Sunday, July 3, 2011
Last Thursday was my last 'working' day in the Air Force. I look back and I cannot believe it has been nine years since I set foot on the Air Force Academy campus. Since I knew my departure was coming for quite some time I didn't have a very dramatic emotional experience on my last day, however I did welcome a feeling that everyone experiences throughout the course of their lives. I felt the familiar feeling you get when you know you have reached a crossroads. Last Thursday was the ending of an era for me and although I am extremely excited for the next chapter I will definitely miss many aspects of my Air Force life.
While reflecting on my time both as a cadet and as a member of the active duty Air Force I could not help but to think about sacrifice. The sacrifices I made, the ones my wife made, and how they have impacted our lives. I started thinking about the greater sacrifices that many members of the armed forces make. My reflection led me to another realization, one that I revealed during my departure speech in my unit.
While I was giving my departure speech to friends and coworkers I stated that "my military service gave me far more that I ever gave back. I imagine that statement will become even more true as time goes on and as I embark on new endeavors in the civilian world."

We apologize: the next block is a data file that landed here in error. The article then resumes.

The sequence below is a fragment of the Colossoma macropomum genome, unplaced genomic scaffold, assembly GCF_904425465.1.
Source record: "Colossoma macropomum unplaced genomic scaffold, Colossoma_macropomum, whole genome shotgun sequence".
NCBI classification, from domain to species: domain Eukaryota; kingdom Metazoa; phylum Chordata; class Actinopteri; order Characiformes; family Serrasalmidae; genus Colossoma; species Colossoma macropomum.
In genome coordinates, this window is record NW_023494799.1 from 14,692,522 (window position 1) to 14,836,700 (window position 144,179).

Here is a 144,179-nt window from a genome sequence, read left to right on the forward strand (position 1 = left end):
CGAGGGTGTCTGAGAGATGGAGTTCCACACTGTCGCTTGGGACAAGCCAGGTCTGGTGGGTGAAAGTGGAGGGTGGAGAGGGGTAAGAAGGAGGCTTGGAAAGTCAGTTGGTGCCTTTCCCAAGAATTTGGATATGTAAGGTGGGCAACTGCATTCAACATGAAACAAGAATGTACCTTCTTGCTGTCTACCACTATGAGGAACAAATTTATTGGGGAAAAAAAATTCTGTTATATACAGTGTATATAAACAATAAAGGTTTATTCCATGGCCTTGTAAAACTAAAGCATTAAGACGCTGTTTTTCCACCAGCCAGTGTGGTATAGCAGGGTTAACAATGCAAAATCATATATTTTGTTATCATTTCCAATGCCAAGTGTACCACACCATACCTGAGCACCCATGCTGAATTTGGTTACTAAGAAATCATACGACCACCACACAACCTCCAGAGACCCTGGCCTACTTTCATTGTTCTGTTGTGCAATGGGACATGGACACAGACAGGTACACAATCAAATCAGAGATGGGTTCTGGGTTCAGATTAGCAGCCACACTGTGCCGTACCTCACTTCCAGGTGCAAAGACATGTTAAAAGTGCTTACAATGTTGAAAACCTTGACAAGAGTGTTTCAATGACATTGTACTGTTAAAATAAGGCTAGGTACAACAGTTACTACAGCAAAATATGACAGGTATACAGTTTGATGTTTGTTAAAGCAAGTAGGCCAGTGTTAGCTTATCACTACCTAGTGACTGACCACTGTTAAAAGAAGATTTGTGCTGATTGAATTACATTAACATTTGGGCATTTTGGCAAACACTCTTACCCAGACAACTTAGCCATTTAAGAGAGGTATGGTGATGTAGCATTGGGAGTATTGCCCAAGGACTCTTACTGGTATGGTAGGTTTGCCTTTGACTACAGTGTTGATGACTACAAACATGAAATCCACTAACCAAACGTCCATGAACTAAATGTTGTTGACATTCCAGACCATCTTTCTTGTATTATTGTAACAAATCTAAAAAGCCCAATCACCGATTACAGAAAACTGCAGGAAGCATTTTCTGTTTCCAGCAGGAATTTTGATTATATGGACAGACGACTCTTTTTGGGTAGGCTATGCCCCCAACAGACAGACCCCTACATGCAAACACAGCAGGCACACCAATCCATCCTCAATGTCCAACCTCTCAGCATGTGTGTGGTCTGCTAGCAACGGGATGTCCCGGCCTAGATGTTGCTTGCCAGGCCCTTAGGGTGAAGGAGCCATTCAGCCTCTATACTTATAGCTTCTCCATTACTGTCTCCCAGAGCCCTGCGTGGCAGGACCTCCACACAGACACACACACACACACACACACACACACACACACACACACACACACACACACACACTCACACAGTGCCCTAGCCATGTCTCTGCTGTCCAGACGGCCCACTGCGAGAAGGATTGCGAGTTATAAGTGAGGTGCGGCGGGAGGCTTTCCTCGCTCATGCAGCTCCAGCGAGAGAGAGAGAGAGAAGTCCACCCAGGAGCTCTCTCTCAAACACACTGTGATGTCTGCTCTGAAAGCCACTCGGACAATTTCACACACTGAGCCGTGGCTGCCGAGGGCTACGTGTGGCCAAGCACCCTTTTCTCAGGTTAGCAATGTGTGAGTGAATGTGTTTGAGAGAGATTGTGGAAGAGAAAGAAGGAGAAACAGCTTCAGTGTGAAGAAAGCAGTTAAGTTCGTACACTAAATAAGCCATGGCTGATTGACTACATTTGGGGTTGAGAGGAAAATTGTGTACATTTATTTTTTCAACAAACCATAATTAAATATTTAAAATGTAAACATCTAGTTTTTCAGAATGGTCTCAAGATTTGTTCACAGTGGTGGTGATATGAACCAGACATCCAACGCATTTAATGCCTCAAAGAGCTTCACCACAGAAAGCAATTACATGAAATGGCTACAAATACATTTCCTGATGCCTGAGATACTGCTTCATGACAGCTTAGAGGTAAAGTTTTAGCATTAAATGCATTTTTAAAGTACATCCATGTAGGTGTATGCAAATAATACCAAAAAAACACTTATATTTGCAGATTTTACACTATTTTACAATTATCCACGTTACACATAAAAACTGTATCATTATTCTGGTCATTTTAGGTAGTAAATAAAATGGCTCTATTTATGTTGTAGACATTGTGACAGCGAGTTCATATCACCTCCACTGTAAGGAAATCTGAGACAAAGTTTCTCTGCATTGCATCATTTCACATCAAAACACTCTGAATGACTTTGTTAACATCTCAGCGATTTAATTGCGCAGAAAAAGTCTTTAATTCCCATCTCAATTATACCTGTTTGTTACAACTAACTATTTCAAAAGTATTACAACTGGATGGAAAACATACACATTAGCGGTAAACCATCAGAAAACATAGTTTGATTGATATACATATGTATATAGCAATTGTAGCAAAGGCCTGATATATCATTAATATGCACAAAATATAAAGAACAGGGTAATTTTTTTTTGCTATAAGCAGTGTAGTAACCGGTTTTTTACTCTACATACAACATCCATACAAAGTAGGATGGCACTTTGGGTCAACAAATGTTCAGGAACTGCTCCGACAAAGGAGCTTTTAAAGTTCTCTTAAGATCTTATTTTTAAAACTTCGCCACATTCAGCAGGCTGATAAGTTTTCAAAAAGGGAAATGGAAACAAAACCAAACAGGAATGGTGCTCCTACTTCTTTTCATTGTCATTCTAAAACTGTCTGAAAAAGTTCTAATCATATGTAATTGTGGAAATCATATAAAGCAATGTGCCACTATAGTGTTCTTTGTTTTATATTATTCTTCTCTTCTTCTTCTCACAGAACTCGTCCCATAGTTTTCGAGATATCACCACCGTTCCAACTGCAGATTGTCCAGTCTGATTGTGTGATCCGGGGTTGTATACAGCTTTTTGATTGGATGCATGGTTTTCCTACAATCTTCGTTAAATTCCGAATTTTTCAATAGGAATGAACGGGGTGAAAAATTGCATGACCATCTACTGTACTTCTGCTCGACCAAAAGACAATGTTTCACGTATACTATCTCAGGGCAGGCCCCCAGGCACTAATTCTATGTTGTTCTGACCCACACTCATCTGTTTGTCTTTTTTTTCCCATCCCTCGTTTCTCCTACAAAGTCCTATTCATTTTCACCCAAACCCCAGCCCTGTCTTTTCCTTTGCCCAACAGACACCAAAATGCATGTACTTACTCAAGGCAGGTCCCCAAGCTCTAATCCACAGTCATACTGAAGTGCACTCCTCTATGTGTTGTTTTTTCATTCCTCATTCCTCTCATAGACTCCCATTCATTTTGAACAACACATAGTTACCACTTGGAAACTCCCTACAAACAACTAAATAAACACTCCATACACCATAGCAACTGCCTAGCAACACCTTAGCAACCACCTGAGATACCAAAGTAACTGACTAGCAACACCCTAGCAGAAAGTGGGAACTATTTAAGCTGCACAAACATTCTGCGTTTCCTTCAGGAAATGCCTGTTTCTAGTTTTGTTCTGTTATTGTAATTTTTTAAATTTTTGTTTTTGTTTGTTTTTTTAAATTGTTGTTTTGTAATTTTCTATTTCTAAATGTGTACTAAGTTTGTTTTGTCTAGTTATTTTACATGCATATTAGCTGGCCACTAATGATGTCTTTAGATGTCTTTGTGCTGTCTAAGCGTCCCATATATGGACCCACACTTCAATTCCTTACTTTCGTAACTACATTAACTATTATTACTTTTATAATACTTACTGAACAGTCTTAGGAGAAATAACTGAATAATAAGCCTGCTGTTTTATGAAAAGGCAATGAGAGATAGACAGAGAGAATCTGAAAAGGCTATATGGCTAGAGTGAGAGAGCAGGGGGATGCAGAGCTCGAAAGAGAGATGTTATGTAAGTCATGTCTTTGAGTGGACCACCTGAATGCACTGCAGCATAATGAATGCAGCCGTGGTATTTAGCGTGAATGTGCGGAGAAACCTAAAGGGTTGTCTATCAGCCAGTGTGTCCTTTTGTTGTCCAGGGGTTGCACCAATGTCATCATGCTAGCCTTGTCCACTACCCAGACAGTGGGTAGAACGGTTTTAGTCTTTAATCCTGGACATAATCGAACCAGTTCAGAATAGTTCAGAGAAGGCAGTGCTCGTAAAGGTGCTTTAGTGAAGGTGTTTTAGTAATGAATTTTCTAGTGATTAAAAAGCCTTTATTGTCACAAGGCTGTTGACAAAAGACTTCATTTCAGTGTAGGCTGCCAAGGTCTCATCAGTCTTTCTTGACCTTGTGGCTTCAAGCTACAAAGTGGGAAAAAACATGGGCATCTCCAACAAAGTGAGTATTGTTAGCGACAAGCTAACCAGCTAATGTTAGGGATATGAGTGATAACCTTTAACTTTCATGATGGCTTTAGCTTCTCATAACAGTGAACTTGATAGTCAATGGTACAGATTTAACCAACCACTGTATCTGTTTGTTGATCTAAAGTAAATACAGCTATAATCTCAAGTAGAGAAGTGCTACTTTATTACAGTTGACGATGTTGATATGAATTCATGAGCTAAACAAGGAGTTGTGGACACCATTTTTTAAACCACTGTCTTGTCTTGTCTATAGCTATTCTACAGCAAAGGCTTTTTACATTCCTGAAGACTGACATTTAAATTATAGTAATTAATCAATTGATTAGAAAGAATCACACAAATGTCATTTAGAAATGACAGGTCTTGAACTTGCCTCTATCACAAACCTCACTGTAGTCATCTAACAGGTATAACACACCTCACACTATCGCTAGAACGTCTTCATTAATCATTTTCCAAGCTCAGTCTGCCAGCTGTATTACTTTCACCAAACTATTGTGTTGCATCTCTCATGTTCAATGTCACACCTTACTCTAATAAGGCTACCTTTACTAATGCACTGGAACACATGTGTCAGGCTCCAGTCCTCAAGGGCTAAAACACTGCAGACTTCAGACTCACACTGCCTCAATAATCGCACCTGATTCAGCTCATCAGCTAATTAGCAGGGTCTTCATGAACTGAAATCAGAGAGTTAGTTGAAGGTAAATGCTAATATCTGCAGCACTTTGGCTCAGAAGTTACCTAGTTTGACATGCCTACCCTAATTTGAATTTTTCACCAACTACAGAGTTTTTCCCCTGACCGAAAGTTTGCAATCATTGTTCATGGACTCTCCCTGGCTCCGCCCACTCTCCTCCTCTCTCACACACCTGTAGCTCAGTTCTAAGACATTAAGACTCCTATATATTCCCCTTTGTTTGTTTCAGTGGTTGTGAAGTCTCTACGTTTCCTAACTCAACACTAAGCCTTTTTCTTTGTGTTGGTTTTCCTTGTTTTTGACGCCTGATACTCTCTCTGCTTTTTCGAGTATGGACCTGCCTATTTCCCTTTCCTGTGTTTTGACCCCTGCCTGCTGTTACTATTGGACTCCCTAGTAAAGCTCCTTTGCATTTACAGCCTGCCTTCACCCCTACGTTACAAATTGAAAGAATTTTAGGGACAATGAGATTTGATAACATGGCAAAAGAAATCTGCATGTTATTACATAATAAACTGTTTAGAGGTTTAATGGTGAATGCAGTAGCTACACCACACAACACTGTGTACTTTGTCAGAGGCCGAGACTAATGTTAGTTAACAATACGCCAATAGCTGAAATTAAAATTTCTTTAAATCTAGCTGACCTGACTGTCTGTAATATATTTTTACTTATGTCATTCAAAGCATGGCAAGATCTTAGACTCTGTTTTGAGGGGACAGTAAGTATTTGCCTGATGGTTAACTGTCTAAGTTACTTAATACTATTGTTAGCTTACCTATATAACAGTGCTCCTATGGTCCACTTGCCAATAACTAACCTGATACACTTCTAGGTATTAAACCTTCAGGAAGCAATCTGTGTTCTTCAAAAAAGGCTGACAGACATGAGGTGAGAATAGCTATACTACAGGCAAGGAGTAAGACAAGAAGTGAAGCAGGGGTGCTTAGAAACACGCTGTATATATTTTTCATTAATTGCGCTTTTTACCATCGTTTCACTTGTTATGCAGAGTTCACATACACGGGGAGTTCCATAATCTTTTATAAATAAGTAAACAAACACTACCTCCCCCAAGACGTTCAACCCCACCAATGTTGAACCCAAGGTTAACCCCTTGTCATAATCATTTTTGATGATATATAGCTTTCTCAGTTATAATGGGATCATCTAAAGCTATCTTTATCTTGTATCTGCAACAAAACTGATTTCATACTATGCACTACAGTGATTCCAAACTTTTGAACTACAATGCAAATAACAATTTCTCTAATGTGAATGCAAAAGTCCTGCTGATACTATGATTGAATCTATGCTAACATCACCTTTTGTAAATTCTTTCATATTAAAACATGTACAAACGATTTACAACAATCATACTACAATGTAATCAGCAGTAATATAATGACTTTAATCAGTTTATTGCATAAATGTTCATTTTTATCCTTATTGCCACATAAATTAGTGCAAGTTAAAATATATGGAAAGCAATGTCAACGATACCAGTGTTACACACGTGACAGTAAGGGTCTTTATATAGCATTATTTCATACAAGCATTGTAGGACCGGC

I truly believe that statement. That is not to say that I was bum who took all he could from the military and left, because I didn't, and I am very proud of what I contributed during my service. I was merely expressing my awe at how far I have come since the day I stepped into the dorms of the Air Force Academy.
So were those "sacrifices" really sacrifices if ultimately they benefited me and contributed to my growth and happiness? Maybe I am being naive or romanticizing in hindsight but actions that ultimately benefit you greatly don't really seem to embody what sacrifice stands for. It almost seems more like delayed gratification. Or better yet, an investment in the future. Was the bypassing of a traditional college experience for a regimented character building leadership laboratory really a sacrifice for me? Was the lack of control over where I lived and when a sacrifice, or did it merely expose me to new parts of the world that I never would have otherwise been privileged to? Did the nearly seven months I spent in Iraq away from my family and friends set me back forever or set me apart forever?
Without delving into the Back To The Future-esque arguments that compare what your life would have been like had an event not occurred, I think the point of my riff is that sacrifice is not as straight forward a concept as we may think. I can confidently say that the sacrifices my wife and I have made over the years had shaped us, improved us, and have given us a hell of a ride that we never would have experienced had we not had the foresight, and/or ignorance, to embrace.